The Mercy Rule

When I used to play ping pong in the garage, we followed the “skunk rule”.  If anyone went up 7-0 on their opponent, they clinched the game and won early, without needing to go all the way to 11 points, like normal.  I’ve heard other people call it “the mercy rule.”

I just finished a trial involving a state prisoner.  He was accused of possessing a homemade syringe.  The syringe itself was an interesting design.  He had a needle, we don’t know where he got it, but the rest of the syringe was made from common items in the jail.  The needle was attached to a ballpoint pen that the inmate had hollowed out.  He had taken out the ball point, and replaced it with the syringe.  He also took out all of the pen components at the other end, where he put a piece of rubber that was sealed airtight.  The completed syringe works a lot like a turkey baster.  You squeeze the piece of rubber, move your needle over the drugs, and release the squeeze.  That sucks the drugs up into the former pen.  Then you stab yourself in a vein and squeeze a second time.  The drugs go into your vein, and off you go.

So we file the case, and it lingers around for a while, and then eventually the inmate demands his trial.  The assigned prosecutor is out of state for the trial date, and the case gets handed to me.  More out of curiosity than anything else, I decided I wanted to go to the prison to see what was going on.  I spent a half day out there, talking to the various correctional officers and seeing the sights.  I knew that jurors tend to not care much about these prison cases.  They have to be convinced by the prosecutor that she is not wasting their time.  But their default position is “bad stuff happens in prison, so what?”  I figured that they way I could get them to care about this crime, in which no one was injured, was to point out that prison is where we try to rehabilitate a lot of drug users, and that drug users can’t get clean if their cellmates are constantly smuggling around drugs and paraphernalia.

I went to the CDCR website, which is full of useful statistics, to see if they had anything on drug use in the prison.  They did not disappoint.  It turns out they had a paper analyzing the success of their recent efforts to reduce drug use in the prison.  It turns out that the CDCR does random drug tests of inmates.  They prepared a chart to summarize the results under the heading “[d]rugs and drug use are prevalent in California prisons.”  I like the CDCR for publishing all this data, but I love them for cutting to the chase.  10% of inmates failed their random drug screen during a six-month period.  By contrast, a high school that conducted random drug testing only had 8 positive tests.  That’s 8, not 8%.  And the school district has 23,000 students.  On the other hand, its in Oklahoma.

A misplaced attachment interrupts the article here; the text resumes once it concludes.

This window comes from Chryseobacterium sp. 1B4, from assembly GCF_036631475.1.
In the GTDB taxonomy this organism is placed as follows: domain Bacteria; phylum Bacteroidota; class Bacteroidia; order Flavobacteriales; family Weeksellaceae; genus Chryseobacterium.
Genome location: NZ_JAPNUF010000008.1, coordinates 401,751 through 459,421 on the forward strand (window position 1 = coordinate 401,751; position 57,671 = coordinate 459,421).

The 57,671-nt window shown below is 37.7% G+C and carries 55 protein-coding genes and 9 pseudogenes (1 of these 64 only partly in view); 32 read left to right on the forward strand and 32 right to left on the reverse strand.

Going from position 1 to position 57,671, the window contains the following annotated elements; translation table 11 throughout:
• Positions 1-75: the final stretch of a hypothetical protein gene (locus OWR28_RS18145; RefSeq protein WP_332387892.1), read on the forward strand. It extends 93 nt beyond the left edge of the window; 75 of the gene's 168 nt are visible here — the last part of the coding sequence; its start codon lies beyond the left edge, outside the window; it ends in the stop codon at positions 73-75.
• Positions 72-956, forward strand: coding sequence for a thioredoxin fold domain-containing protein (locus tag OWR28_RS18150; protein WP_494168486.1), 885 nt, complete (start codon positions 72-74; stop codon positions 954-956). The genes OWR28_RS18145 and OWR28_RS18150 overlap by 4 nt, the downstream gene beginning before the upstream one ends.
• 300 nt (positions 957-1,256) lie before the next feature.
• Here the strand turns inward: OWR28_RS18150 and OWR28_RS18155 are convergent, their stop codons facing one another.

I thought I might introduce this evidence through an expert witness.  But about 10 seconds of reading gave me a better idea.  My prison probably does drug testing.  My prison probably does drug testing after an inmate is caught with contraband.  My defendant was caught with contraband.  I should see if he has any positive tests!  Sure enough, the prison has computerized (most) of their disciplinary files.  I was able to get access to my defendant’s records.

It turns out that he had tested positive for opiates only a few days before the incident.  And only a few days after the incident.  And every single month since then.  He even tested positive seven days before the trial started.  Seven days!  It really shows you what addiction looks like.  Or how stupid he thinks we all are.  The more I think about it, the more I think it was the latter.  And he might have been right to think that the prosecutor would not coordinate with the CDCR.  After all, the case had been around for a good long while and no one had done it yet.

I brought the evidence to defense counsel the day after we had picked a jury.  He asked the court for an indicated sentence, which the court would not give.  Then the defendant pleaded no contest to all the counts and allegations anyway, even though he had no idea what he was going to get.  He gave up.  And he gave up before we had even begun to try the case.  It feels a little bit like I skunked him.  I should say, he took advantage of the mercy rule.

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